California Bill Would Force Colleges to Honor Online Classes

 

 

Legislation will be introduced in the California Senate on Wednesday that could reshape higher education by requiring the state’s public colleges and universities to give credit for faculty-approved online courses taken by students unable to register for oversubscribed classes on campus.

If it passes, as seems likely, it would be the first time that state legislators have instructed public universities to grant credit for courses that were not their own — including those taught by a private vendor, not by a college or university.

California Bill Would Force Colleges to Honor Online Classes

Online Courses Can Offer Easy As via High-Tech Cheating

Easy As may be even easier to score these days, with the growing popularity of online courses. Tech-savvy students are finding ways to cheat that let them ace online courses with minimal effort, in ways that are difficult to detect. Take Bob Smith, a student at a public university in the United States. This past semester, he spent just 25 to 30 minutes each week on an online science course, the time it took him to take the weekly test. He never read the online materials for the course and never cracked open a textbook. He learned almost nothing. He got an A.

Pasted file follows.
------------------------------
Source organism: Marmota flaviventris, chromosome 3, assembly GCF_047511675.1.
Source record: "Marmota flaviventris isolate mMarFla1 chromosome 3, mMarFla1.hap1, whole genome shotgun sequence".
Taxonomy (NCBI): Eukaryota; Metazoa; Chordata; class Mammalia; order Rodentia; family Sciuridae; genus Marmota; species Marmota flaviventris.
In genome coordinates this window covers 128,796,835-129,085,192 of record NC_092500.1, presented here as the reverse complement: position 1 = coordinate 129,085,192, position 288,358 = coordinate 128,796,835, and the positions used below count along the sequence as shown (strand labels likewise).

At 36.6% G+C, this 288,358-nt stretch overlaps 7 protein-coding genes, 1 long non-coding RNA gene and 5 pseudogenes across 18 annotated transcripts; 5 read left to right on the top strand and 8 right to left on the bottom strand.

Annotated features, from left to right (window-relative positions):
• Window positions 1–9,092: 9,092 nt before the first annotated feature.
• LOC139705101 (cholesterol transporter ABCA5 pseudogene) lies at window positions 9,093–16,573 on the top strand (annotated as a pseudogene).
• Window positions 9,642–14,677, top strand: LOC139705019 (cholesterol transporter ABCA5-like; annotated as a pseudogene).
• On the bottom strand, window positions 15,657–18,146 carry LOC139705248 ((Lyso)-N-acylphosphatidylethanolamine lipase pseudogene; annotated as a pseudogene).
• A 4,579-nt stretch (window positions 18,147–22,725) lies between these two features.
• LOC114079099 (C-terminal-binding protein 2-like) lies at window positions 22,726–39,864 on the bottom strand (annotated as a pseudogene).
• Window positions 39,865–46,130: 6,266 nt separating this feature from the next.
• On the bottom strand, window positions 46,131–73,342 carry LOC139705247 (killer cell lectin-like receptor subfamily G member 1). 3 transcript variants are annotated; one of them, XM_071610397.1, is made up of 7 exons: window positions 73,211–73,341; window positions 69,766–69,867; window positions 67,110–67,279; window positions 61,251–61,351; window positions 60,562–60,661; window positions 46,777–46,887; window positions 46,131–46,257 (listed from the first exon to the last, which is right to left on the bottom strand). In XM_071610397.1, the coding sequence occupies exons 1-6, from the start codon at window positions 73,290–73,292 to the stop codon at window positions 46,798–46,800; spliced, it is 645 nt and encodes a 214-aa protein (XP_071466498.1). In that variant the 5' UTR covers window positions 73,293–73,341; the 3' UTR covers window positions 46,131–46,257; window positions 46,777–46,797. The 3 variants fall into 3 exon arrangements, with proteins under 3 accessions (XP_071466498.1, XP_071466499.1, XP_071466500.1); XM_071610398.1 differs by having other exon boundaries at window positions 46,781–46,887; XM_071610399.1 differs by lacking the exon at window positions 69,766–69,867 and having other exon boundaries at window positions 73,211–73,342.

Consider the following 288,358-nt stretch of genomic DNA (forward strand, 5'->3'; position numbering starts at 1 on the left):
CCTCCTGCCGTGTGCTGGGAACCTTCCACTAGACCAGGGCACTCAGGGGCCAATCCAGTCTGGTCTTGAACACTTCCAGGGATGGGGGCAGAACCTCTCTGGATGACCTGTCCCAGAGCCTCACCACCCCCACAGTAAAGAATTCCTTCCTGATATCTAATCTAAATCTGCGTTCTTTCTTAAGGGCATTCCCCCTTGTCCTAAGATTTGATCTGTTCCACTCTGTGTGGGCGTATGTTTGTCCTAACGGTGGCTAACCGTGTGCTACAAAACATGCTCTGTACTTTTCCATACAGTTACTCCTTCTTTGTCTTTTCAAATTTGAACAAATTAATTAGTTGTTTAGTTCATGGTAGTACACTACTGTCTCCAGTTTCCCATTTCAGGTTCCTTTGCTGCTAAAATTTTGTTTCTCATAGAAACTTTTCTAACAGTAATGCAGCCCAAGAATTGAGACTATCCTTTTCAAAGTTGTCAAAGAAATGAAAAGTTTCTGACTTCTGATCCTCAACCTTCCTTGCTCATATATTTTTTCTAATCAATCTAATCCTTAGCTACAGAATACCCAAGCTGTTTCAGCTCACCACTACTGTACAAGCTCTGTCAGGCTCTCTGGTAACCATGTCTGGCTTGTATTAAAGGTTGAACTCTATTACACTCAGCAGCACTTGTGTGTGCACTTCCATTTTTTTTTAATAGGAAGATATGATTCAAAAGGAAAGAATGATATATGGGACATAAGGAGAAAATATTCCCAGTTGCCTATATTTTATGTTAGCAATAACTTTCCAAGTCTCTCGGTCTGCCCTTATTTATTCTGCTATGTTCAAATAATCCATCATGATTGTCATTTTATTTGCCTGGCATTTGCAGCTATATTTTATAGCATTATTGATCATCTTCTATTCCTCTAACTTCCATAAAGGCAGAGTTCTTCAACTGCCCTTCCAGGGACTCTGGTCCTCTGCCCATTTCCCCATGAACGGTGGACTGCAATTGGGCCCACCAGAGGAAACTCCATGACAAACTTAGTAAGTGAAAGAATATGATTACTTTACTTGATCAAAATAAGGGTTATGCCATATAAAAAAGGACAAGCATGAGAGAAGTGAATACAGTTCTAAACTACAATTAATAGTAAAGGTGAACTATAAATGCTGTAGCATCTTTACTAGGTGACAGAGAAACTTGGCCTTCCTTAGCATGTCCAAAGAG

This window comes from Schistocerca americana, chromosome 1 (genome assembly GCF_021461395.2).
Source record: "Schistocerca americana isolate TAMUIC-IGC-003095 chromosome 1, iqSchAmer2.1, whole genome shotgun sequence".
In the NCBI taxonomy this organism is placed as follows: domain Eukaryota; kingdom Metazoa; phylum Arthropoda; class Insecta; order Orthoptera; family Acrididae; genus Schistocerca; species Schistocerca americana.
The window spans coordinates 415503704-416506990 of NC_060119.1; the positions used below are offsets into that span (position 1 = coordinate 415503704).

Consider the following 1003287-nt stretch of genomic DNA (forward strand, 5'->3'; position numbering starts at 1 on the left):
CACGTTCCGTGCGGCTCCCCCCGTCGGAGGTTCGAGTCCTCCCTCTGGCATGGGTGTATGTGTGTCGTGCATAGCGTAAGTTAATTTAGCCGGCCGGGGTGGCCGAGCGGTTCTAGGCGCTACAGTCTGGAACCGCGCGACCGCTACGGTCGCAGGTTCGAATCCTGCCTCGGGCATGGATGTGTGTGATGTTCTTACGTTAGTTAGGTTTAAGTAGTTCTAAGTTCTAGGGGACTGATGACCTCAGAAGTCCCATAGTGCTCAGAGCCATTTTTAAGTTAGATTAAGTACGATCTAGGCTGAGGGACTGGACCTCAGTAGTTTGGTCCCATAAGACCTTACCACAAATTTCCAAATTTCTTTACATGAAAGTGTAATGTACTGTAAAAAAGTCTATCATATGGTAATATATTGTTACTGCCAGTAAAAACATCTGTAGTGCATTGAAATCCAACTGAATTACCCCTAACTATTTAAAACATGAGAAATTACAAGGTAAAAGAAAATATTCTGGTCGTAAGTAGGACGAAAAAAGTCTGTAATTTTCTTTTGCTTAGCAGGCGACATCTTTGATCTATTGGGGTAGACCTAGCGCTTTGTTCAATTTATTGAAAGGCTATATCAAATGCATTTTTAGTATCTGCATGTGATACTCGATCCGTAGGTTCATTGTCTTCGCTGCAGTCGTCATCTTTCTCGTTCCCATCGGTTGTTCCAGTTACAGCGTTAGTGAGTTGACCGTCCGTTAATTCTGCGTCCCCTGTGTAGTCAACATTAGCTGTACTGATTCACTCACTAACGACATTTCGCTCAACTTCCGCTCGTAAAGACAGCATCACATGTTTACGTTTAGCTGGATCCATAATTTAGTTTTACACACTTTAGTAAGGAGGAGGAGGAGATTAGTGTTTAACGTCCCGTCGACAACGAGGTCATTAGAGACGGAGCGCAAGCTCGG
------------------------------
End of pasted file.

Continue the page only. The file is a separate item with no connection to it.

Online Courses Can Offer Easy As via High-Tech Cheating

The Campus Tsunami

This week, Harvard and the Massachusetts Institute of Technology committed $60 million to offer free online courses from both universities. Two Stanford professors, Andrew Ng and Daphne Koller, have formed a company, Coursera, which offers interactive courses in the humanities, social sciences, mathematics and engineering. Their partners include Stanford, Michigan, Penn and Princeton. Many other elite universities, including Yale and Carnegie Mellon, are moving aggressively online. President John Hennessy of Stanford summed up the emerging view in an article by Ken Auletta in The New Yorker, “There’s a tsunami coming.” The Campus Tsunami

Stanford’s Online High School Raises the Bar

In June, about 30 seniors will graduate from a little-known online high school currently called the Education Program for Gifted Youth. But their diplomas will bear a different name: Stanford Online High School. Yes, that Stanford — the elite research university known for producing graduates who win Nobels and found Googles, not for teaching basic algebra to teenagers. Five years after the opening of the experimental program, some education experts consider Stanford’s decision to attach its name to the effort a milestone for online education.

Stanford’s Online High School Raises the Bar